This is all by design. “The architectural environment and the engineering icons we have here are to inspire people—it’s important,” said Dyson when I asked about the impressive eye candy. But innovation isn’t just born out of an Insta-worthy workspace, even if this is a Millennial hotbed. (The average age of employees is just 26.) “I prefer naïveté to experience,” he said. “Experience means you tend to know why you can’t do something. If you want to do something different, that’s where the naïveté helps: You don’t know it can’t be done.”
I went to lunch with one of the “bright young people” Dyson referred to. Twenty-five-year-old design engineer Elise Fairholm is an Ontario native who studied mechanical engineering at the University of Waterloo before joining Dyson. Since childhood, she has had an unbridled curiosity about how things work. In fact, her first project at the company was working on the Supersonic prototypes: tweaking filters and testing functionality, including the (really cool) magnetic-attachment styling tools that never get too hot to touch. “It’s quite open here,” she said of the freedom to explore concepts. “There’s a lot of time to play around with things until you get it right. James wants people to strive for the best that they can do.”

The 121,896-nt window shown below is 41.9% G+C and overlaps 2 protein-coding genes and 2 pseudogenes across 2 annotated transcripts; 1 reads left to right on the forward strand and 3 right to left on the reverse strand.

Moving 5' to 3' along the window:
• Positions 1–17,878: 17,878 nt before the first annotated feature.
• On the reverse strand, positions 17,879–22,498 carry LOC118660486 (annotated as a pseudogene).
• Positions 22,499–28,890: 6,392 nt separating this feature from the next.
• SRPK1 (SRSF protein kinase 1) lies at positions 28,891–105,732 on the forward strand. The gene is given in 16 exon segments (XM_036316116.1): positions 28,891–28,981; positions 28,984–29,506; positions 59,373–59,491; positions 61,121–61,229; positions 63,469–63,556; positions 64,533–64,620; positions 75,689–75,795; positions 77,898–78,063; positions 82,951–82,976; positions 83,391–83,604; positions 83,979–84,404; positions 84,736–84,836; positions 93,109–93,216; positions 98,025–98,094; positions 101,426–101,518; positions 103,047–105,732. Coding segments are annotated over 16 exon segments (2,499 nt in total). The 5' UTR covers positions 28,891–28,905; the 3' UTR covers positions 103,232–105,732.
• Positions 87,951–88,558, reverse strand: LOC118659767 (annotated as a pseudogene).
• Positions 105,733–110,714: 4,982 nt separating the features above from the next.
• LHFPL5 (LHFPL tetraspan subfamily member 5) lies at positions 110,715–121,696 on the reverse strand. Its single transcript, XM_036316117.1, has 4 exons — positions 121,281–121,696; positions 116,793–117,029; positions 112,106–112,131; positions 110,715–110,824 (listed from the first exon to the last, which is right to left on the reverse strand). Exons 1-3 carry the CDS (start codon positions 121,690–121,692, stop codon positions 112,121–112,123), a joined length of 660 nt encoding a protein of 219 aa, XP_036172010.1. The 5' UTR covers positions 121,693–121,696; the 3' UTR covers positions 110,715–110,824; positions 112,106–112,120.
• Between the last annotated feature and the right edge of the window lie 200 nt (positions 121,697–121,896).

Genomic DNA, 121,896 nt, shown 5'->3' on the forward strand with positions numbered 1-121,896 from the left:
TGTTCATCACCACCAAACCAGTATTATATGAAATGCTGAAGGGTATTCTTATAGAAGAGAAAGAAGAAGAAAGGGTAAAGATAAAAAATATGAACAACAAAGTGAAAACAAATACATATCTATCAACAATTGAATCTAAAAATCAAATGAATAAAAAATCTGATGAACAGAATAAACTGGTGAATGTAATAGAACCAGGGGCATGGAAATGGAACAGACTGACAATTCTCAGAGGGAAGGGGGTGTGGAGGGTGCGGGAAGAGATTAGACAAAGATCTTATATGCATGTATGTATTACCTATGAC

While there, I also took a trip to London to meet with superstar stylist Akin Konizi, who serves as Dyson’s global hair ambassador. A self-described perfectionist, Konizi was brought in halfway through the development process and challenged Dyson to innovate and tweak everything from the ergonomics (the tiny motor of the dryer is in the handle, which completely changes the balance and the stress on the wrist) to the weight of the cord. Konizi pushed back on an early issue he had with the control buttons. “Women using this will have good nails; what if they’re too long to make these buttons work?” he inquired during one trial. Dyson changed them.
Regular dryers have power, but not focus. This is problematic because hair gets blasted everywhere, h